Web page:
While the U.S. annual HIV diagnosis rate dropped by a third over the past decade, the rate mostly rose among gay men, more than doubling among those between 13 and 24, HealthDay reports. Publishing their findings in The Journal of the American Medical Association (JAMA), researchers at the Centers for Disease Control and Prevention (CDC) analyzed data, covering 2002 to 2011, from the agency's National HIV Surveillance System.

During that time period, 493,372 Americans were diagnosed with HIV. The annual rate of diagnosis fell by 33.2 percent across the decade, from 24.1 per 100,000 in 2002 to 16.1 per 100,000 in 2011. The rates fell in almost all categories. Among women, the rates fell by around half. Blacks and Hispanics saw respective 37 percent and 41 percent declines. Rates of new infections acquired from injection drug users declined by about 70 percent, and those from heterosexual sex dropped by over one third.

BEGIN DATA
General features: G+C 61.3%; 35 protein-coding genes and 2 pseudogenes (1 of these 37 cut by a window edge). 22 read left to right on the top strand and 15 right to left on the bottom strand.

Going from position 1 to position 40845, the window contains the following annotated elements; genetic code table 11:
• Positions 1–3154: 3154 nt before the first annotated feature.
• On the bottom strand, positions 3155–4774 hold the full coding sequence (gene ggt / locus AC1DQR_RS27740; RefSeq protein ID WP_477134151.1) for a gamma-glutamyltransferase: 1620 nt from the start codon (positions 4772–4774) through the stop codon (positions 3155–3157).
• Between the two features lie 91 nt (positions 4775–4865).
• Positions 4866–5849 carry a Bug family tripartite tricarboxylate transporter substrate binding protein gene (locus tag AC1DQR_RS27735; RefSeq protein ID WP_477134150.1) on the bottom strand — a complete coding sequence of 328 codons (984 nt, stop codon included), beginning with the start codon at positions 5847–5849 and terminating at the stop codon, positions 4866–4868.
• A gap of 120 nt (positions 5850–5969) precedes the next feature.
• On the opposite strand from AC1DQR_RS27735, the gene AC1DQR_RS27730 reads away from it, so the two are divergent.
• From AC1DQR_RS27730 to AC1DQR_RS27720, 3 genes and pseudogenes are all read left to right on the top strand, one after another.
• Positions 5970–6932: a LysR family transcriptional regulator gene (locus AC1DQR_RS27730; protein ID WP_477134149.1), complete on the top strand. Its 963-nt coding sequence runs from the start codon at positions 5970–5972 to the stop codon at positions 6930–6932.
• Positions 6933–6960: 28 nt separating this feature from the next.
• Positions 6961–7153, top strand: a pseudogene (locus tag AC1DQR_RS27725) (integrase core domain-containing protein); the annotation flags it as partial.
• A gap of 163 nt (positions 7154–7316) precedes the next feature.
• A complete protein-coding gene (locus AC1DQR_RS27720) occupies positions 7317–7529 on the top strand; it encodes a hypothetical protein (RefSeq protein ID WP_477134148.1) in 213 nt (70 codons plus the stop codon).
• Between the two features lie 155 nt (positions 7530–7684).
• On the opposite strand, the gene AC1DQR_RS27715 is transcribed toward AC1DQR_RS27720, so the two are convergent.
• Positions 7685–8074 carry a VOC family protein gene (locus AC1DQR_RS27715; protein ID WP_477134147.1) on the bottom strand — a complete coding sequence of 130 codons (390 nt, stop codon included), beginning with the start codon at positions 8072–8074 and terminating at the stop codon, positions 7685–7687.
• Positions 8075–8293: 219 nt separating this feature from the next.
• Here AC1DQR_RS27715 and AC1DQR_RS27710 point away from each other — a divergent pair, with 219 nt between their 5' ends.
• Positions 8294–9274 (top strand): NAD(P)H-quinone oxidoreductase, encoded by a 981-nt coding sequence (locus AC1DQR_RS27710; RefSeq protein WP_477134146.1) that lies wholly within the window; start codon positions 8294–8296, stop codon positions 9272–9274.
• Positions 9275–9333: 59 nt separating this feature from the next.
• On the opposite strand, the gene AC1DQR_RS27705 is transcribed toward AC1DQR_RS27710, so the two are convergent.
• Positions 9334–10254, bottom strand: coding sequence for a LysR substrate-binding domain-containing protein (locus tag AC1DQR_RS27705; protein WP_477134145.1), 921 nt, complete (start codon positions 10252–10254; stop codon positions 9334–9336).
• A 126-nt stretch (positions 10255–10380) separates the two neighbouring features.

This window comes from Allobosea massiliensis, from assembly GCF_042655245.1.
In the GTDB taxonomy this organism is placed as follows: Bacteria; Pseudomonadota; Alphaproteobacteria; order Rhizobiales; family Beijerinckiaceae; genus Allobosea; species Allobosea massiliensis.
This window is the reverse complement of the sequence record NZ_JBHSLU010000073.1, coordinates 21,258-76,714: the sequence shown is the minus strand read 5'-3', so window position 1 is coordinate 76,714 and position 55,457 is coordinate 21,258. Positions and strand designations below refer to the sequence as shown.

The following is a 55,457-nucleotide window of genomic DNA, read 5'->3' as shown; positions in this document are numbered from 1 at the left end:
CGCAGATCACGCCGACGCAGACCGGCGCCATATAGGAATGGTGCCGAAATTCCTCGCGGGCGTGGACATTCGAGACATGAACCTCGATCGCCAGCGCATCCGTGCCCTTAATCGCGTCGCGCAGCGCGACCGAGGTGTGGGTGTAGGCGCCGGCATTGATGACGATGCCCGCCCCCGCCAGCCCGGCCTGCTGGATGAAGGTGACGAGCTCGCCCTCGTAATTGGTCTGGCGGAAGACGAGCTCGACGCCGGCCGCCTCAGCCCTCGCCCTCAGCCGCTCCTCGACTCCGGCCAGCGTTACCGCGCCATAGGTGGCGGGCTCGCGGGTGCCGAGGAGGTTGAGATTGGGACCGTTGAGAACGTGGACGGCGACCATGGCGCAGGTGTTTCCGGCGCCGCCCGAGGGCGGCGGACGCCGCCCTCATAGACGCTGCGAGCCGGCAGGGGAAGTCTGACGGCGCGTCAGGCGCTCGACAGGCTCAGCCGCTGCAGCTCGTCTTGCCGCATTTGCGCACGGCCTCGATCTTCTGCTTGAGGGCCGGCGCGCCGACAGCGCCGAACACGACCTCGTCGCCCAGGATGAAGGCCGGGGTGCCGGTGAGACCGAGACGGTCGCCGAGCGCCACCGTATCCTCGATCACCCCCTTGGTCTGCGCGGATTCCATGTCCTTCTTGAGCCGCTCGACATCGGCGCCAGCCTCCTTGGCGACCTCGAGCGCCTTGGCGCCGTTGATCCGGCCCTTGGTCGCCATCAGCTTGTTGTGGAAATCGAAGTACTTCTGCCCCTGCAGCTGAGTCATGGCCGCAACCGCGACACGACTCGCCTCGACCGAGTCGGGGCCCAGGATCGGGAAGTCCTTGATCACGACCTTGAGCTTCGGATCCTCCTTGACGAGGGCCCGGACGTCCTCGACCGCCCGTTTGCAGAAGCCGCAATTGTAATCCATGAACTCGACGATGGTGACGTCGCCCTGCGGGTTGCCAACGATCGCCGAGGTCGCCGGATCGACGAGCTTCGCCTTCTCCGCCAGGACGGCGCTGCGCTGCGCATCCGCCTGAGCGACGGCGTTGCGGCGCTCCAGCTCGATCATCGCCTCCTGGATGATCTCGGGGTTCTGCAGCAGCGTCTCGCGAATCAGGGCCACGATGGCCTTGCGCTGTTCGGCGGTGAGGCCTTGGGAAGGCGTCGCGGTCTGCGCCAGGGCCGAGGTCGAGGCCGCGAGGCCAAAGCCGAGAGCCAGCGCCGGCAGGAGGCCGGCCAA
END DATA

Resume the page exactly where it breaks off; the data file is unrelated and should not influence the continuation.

Gay men, however, bucked the trend. Rates increased among men who have sex with men (MSM) in the 13 to 24, 45 to 54 and over 55 age brackets, while dropping in the 35 to 44 category. The rate of increase was the most alarming among the youngest group, which saw diagnoses increase from about 3,000 to 7,000 per year.

The study is limited by the fact that it measures diagnoses, as opposed to actual new cases. Thus, the figures can over-estimate how much HIV affects a particular group if that group tends to get tested at a relatively higher rate. However, the testing rates among young MSM is relatively low.

The study authors projected: “Among men who have sex with men, unprotected risk behaviors in the presence of high prevalence and unsuppressed viral load may continue to drive HIV transmission.”

To read the JAMA summary, click here.

To read the HealthDay report, click here.